Reid Carlberg

Connected Devices, & Other Adventures

Safecast: my experience building bGeigie Nano #2333


At ThingMonk last year, I was very intrigued to hear about Safecast and their project mapping radiation levels in Japan and around the world in near real time. So, when this year’s Dreamforce DevZone Internet of Things area was coming together, I made a point to buy a kit for the zone so I could tell a bit about this truly inspirational story to our attendees.

First, I should point out that the bGeigie Nano is relatively easy to build. There are great instructions, and the design of the kit is targeted at amateurs and pretty well tested. If you haven’t done a DIY soldering kit in a while, let me assure you that very few are designed this well.

Step 1 was getting all of the small parts soldered to the main board. These are the resistors, the capacitors, switches, etc. Now I’m far from the world’s greatest solderer, and this board was the first thing I’ve soldered in a few months. However, it still came together just fine.


Next, the system comes with s number of component boards. These add functionality like GPS, data logging and a small screen. The most challenging thing here is holding the headers in place while you solder then to the back of the main board. Times like this, I generally use a little piece of paper, folded up to just the right height, to prop the headers up. Works like a charm!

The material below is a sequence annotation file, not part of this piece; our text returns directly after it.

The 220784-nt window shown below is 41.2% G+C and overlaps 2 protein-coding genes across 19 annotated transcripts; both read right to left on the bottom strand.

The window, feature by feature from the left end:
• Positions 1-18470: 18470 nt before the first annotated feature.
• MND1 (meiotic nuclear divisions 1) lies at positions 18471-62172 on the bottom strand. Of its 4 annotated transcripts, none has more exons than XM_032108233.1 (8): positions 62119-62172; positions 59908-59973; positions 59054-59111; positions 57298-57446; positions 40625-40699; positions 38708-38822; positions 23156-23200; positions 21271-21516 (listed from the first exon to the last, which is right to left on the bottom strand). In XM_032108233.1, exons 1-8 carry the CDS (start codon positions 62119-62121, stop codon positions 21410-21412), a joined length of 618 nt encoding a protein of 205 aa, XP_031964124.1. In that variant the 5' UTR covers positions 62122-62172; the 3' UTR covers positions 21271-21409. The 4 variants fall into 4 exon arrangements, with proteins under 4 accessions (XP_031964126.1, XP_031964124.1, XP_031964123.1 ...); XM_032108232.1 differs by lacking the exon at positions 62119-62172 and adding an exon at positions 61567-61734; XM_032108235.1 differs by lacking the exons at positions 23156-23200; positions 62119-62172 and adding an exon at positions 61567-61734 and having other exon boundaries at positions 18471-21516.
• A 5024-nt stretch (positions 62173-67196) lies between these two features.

Now it was time to test the unit, and this is where I ran into my first challenge. I plugged in the USB power cable, and ……….. nothing happened. Using my trusty multimeter, I verified the solder joints and power flow and it seemed like everything was right. I came to the mistaken conclusion that my unit shipped without firmware. So I ordered an FTDI cable to handle that. When the FTDI cable arrived, I plugged everything in and voila! It worked. However, I hadn’t pushed any firmware so I didn’t know why it worked.


The explanation turns out to be relatively simple. The USB connector is designed to charge the battery not operate the board. The system turns on when the battery or the FTDI cable is attached.


The rest of the build went smoothly and today I have a fully functioning radiation logger. Yes, I’ll definitely bring it to Dreamforce.

See you there!


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